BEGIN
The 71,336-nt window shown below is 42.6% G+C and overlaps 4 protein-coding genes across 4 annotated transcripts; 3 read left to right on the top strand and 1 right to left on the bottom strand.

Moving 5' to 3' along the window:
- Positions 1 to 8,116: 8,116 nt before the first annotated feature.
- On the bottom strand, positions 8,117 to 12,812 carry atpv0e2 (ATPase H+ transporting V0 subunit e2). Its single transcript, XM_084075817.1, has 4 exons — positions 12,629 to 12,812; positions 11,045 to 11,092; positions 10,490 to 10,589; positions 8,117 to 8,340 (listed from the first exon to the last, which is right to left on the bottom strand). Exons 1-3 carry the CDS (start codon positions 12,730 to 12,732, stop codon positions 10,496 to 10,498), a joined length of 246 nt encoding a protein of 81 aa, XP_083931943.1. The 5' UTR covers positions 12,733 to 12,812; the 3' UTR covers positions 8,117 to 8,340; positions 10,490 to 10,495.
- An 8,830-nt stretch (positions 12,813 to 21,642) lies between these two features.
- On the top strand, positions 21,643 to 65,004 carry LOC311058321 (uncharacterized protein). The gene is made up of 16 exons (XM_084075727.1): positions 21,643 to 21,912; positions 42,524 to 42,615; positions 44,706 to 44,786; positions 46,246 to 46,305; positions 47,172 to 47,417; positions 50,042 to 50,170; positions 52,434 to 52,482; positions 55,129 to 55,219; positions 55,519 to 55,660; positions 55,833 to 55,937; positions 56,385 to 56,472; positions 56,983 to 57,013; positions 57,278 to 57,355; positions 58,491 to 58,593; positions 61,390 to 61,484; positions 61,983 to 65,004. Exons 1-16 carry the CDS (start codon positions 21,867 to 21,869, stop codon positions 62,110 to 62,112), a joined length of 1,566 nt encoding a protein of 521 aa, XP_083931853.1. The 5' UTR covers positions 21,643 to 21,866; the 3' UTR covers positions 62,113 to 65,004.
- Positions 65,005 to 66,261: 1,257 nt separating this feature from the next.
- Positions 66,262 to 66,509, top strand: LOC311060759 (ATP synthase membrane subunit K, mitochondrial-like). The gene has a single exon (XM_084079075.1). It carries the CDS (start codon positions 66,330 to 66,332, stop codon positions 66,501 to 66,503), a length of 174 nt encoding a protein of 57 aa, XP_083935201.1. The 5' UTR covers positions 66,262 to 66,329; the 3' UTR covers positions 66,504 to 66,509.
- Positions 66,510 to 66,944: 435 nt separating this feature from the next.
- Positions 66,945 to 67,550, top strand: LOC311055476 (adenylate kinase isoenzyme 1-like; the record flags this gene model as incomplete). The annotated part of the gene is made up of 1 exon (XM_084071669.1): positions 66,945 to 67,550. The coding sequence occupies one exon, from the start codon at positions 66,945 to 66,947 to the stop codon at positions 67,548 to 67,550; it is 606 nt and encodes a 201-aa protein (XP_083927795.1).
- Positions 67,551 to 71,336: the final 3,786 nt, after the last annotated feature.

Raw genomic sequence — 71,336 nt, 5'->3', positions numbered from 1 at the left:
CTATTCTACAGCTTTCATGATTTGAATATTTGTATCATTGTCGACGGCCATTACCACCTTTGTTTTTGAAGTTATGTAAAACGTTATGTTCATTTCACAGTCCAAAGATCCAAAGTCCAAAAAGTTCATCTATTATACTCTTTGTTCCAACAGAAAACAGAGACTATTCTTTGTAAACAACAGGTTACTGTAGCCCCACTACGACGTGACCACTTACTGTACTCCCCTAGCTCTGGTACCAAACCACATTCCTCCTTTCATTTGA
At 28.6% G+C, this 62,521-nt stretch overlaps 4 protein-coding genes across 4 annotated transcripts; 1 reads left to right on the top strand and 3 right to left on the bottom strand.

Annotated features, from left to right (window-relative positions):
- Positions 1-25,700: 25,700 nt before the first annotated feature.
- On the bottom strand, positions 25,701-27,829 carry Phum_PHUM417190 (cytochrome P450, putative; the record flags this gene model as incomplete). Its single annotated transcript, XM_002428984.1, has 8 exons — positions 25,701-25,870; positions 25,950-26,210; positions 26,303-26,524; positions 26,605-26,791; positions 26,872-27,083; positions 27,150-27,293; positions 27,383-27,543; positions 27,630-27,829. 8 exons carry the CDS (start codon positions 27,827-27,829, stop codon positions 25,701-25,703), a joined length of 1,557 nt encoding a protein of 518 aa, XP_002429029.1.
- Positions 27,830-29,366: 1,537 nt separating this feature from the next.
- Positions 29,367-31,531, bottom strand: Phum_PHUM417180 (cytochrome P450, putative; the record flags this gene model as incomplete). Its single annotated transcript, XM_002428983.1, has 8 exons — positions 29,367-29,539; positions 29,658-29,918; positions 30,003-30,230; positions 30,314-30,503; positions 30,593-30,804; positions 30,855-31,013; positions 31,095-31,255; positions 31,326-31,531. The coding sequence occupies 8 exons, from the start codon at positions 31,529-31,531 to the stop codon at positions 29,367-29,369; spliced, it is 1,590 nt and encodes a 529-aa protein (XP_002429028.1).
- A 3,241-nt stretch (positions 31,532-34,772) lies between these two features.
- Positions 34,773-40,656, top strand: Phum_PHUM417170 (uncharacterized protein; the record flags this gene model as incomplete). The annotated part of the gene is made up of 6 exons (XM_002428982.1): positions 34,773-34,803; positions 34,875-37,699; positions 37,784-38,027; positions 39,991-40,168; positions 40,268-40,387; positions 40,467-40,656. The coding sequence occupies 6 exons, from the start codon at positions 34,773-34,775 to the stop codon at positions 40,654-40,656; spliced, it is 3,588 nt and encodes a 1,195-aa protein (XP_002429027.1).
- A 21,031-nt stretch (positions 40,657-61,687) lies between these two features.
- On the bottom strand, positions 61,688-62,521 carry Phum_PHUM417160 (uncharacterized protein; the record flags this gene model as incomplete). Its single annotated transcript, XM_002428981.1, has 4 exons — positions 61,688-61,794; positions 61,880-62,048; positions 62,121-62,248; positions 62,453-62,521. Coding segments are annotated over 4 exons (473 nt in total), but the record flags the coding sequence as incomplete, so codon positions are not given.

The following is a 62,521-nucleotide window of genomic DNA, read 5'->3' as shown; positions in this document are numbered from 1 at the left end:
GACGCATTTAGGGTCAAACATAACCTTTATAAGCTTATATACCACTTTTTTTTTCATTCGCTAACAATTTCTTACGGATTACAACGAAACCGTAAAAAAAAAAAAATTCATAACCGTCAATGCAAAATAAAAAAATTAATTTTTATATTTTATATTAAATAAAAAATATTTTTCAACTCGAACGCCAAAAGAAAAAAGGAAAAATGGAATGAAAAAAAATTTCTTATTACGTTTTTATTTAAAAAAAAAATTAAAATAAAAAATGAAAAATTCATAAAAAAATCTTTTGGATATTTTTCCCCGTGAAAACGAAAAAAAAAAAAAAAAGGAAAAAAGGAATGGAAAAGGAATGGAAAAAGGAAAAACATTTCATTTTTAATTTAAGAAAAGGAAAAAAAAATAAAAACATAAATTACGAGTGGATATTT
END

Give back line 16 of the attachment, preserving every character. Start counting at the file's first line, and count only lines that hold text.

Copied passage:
- Positions 1-25,700: 25,700 nt before the first annotated feature.